Feds Call Out the Realtor Cartel

“Realtors” have long colluded with state legislatures and regulators to maintain their cartel at the expense of consumers.  The U.S. Department of Justice together with the Federal Trade Commission issued a report, “Competition in the Real Estate Brokerage Industry.”  As summarized in their press release:

The review by the Department and the FTC suggests that, although the real estate industry has undergone a number of substantial changes in recent years — particularly as a result of technological advances such as the Internet — competition in the industry has been hindered as a result of actions taken by some real estate brokers acting through multiple listing services and the National Association of Realtors, state legislatures, and state real estate commissions.

The report is particularly critical of “three types of restraints imposed by state laws and regulations that are likely to reduce competition and consumer choice in the real estate brokerage industry: anti-rebate laws and regulations; minimum-service requirements; and overly broad licensing requirements.”

3 thoughts on “Feds Call Out the Realtor Cartel

  1. Feds just cracked another pillar of the realtor cartel:

    A federal judge in Kentucky last week ruled that state’s “turf law” unconstitutional, saying it makes it difficult for real-estate brokers from outside the state to do business in Kentucky, violating the commerce clause.

    The decision could affect laws in nine other states, including Texas and Pennsylvania, which have similar rules, says Harvey Green, chief executive of Marcus & Millichap Real Estate Investment Services, a plaintiff in the lawsuit against the Kentucky Real Estate Commission.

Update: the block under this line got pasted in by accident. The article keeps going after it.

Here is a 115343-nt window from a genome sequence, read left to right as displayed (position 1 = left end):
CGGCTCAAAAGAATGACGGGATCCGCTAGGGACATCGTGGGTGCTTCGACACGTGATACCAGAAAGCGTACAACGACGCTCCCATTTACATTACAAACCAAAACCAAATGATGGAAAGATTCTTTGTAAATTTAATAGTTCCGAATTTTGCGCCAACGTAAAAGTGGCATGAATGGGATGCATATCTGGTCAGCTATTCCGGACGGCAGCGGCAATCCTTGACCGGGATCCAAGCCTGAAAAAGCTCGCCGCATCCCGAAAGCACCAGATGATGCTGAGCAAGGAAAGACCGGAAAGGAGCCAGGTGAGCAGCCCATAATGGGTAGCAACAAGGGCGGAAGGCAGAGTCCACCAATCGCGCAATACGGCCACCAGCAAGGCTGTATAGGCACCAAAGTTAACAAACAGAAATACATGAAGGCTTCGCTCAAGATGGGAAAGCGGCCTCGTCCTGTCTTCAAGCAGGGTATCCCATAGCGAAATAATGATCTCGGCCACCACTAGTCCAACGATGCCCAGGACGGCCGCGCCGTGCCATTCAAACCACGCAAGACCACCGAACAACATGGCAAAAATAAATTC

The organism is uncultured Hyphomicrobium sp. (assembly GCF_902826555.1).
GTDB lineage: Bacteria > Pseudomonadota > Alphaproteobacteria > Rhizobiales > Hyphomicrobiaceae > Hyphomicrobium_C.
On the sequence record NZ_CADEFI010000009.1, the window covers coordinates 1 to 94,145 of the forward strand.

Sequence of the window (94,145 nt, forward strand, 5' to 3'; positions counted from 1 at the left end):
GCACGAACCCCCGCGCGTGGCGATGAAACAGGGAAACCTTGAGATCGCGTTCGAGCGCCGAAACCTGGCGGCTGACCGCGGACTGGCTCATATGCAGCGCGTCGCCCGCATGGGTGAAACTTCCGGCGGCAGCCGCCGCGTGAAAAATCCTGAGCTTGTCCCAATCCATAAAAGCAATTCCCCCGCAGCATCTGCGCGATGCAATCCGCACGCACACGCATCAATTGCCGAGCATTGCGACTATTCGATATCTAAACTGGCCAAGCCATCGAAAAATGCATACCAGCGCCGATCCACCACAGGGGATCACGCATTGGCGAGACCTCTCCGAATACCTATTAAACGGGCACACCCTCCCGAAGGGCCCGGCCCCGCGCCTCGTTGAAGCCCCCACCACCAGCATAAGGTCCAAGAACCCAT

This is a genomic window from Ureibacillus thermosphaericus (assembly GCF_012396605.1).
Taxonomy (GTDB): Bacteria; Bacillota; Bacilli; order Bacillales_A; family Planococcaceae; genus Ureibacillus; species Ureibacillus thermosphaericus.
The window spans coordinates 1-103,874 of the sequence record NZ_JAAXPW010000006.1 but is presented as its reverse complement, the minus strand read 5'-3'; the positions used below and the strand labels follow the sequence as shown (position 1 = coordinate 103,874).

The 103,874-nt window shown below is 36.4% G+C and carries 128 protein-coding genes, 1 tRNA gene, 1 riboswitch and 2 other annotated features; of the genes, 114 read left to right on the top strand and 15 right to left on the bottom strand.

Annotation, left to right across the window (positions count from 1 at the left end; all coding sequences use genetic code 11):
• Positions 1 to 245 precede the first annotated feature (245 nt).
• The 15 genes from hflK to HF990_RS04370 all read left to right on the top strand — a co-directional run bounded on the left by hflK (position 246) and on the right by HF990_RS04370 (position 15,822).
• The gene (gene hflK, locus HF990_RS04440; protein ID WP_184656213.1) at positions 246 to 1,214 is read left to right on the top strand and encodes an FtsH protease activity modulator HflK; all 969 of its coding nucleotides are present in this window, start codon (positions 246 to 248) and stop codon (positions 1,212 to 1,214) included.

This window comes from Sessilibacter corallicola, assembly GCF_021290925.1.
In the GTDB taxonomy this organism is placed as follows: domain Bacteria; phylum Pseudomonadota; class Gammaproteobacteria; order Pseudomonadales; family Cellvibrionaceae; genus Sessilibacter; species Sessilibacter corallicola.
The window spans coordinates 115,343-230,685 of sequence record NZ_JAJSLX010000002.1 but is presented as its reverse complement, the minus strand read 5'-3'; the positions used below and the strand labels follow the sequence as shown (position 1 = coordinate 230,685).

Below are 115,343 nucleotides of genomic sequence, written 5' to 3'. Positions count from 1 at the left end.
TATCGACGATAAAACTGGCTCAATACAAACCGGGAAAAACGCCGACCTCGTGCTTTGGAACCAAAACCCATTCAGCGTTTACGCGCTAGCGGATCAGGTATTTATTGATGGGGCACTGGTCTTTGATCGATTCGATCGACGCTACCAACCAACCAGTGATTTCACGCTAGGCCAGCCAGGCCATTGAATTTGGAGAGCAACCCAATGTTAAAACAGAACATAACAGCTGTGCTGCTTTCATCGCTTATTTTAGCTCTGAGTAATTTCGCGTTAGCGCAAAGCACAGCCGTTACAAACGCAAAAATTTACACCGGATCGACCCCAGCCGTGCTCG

The Kentucky turf law says brokers must be licensed in Kentucky to do any business there. That has meant that a broker in a national firm such as Marcus & Millichap, Encino, Calif., couldn’t share information with others outside the state even if they were members of the same firm.

    KREC, which enforces the law, had said requiring Kentucky licenses helps prevent real-estate fraud. In a brief, the Kentucky Association of Realtors warned that if brokers without Kentucky licenses were allowed in, “all of the evils that man can muster will be unleashed upon the people of Kentucky.”

  2. This sure is a dirty business. WSJ reports title insurers are finally being busted for collusion.

    For some reason the closing quote to that article didn’t make it online:

    In an interview, Douglas Miller, co-owner of an independent title-insurance agency in Minneapolis, agreed. “Reverse competition, referrals and kickbacks are driving up closing costs, and homeowners are paying for it,” he said. “Consumers need to know that they can shop around.”

    Caveat emptor.

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